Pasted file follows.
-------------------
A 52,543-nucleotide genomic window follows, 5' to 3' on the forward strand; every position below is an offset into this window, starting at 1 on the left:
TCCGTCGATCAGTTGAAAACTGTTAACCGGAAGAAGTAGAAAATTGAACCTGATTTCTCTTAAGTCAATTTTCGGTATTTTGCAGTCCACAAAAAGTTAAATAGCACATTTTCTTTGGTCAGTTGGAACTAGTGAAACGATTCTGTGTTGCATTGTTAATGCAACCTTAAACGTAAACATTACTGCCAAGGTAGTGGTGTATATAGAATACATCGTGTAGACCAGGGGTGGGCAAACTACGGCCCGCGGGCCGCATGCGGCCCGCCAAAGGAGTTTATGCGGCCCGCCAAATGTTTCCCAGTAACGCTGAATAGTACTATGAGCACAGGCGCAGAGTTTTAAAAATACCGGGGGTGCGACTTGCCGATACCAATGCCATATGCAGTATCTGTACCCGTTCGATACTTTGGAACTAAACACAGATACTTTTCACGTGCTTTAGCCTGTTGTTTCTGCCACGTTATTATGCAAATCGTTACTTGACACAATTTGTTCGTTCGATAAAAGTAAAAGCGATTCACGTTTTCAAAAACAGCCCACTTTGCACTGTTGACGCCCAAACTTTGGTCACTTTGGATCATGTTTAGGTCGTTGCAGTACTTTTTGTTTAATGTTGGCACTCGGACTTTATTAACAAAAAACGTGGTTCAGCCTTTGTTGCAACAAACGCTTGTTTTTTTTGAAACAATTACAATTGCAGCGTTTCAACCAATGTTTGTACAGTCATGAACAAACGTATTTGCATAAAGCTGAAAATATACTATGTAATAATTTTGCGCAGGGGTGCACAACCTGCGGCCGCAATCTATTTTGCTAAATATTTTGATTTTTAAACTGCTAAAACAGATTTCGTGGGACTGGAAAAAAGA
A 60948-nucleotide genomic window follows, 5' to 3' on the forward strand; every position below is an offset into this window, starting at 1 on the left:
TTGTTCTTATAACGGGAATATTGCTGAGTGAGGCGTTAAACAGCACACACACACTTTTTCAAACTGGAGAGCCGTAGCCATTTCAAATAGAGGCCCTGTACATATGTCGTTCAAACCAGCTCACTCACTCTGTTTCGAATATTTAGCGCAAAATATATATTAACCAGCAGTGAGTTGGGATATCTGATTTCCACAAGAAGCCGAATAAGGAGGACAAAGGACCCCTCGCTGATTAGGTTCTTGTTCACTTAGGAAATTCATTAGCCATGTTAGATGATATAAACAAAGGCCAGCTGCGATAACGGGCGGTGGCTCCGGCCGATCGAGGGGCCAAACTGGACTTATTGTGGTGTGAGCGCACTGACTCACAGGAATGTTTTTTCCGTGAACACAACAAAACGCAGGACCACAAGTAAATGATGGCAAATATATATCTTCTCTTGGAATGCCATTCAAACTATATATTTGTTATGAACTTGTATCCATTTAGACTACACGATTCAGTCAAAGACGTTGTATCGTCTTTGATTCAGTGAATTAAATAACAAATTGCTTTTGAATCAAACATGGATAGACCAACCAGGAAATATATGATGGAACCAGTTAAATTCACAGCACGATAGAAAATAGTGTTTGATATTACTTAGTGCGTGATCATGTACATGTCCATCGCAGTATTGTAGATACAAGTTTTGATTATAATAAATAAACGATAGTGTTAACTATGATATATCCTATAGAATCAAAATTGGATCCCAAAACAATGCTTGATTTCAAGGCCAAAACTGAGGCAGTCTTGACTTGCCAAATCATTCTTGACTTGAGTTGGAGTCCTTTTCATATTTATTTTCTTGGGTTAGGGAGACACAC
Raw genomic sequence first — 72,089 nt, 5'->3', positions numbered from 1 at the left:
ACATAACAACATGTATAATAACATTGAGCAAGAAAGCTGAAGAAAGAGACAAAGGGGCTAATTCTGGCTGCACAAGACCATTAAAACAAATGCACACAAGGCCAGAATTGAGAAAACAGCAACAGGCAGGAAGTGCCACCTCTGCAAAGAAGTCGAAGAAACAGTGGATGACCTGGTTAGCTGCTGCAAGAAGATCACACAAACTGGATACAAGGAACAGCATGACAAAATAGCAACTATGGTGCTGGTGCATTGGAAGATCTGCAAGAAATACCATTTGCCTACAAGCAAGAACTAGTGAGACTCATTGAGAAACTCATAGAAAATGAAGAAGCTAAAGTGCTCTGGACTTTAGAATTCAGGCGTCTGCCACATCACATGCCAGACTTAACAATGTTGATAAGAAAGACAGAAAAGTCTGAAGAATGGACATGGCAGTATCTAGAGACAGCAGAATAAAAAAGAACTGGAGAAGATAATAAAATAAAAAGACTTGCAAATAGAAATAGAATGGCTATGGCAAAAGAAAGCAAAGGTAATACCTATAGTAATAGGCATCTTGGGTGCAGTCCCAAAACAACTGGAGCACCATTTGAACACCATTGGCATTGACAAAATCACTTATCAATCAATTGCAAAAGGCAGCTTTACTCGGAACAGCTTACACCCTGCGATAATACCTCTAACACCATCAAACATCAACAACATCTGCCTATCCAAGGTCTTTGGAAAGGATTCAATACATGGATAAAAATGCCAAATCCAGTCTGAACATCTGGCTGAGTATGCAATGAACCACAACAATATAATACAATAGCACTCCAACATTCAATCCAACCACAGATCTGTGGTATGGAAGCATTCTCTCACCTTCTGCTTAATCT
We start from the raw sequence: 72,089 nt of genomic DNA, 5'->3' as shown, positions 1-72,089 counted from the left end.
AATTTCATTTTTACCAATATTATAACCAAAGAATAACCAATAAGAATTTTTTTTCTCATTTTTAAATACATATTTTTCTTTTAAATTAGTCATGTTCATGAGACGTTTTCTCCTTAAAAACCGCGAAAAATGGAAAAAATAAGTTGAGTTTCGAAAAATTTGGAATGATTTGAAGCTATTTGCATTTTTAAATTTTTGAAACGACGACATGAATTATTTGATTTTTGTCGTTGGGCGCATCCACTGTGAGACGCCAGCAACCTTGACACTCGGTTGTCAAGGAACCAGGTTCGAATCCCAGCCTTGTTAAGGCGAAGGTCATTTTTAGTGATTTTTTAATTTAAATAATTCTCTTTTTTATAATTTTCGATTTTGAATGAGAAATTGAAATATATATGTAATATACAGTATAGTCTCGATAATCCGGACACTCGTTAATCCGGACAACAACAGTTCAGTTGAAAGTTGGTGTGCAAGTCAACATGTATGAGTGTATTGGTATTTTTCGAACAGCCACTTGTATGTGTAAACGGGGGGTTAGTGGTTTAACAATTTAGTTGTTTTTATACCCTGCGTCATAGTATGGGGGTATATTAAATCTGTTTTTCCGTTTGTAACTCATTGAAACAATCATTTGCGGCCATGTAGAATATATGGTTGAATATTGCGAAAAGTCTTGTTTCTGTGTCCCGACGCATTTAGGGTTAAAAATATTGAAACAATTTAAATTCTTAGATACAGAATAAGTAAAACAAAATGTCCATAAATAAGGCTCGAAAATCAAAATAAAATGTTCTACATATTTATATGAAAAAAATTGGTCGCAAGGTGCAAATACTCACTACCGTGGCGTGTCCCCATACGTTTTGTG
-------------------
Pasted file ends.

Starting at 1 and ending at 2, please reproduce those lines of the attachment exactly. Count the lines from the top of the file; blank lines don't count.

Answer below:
A 52,543-nucleotide genomic window follows, 5' to 3' on the forward strand; every position below is an offset into this window, starting at 1 on the left:
TCCGTCGATCAGTTGAAAACTGTTAACCGGAAGAAGTAGAAAATTGAACCTGATTTCTCTTAAGTCAATTTTCGGTATTTTGCAGTCCACAAAAAGTTAAATAGCACATTTTCTTTGGTCAGTTGGAACTAGTGAAACGATTCTGTGTTGCATTGTTAATGCAACCTTAAACGTAAACATTACTGCCAAGGTAGTGGTGTATATAGAATACATCGTGTAGACCAGGGGTGGGCAAACTACGGCCCGCGGGCCGCATGCGGCCCGCCAAAGGAGTTTATGCGGCCCGCCAAATGTTTCCCAGTAACGCTGAATAGTACTATGAGCACAGGCGCAGAGTTTTAAAAATACCGGGGGTGCGACTTGCCGATACCAATGCCATATGCAGTATCTGTACCCGTTCGATACTTTGGAACTAAACACAGATACTTTTCACGTGCTTTAGCCTGTTGTTTCTGCCACGTTATTATGCAAATCGTTACTTGACACAATTTGTTCGTTCGATAAAAGTAAAAGCGATTCACGTTTTCAAAAACAGCCCACTTTGCACTGTTGACGCCCAAACTTTGGTCACTTTGGATCATGTTTAGGTCGTTGCAGTACTTTTTGTTTAATGTTGGCACTCGGACTTTATTAACAAAAAACGTGGTTCAGCCTTTGTTGCAACAAACGCTTGTTTTTTTTGAAACAATTACAATTGCAGCGTTTCAACCAATGTTTGTACAGTCATGAACAAACGTATTTGCATAAAGCTGAAAATATACTATGTAATAATTTTGCGCAGGGGTGCACAACCTGCGGCCGCAATCTATTTTGCTAAATATTTTGATTTTTAAACTGCTAAAACAGATTTCGTGGGACTGGAAAAAAGA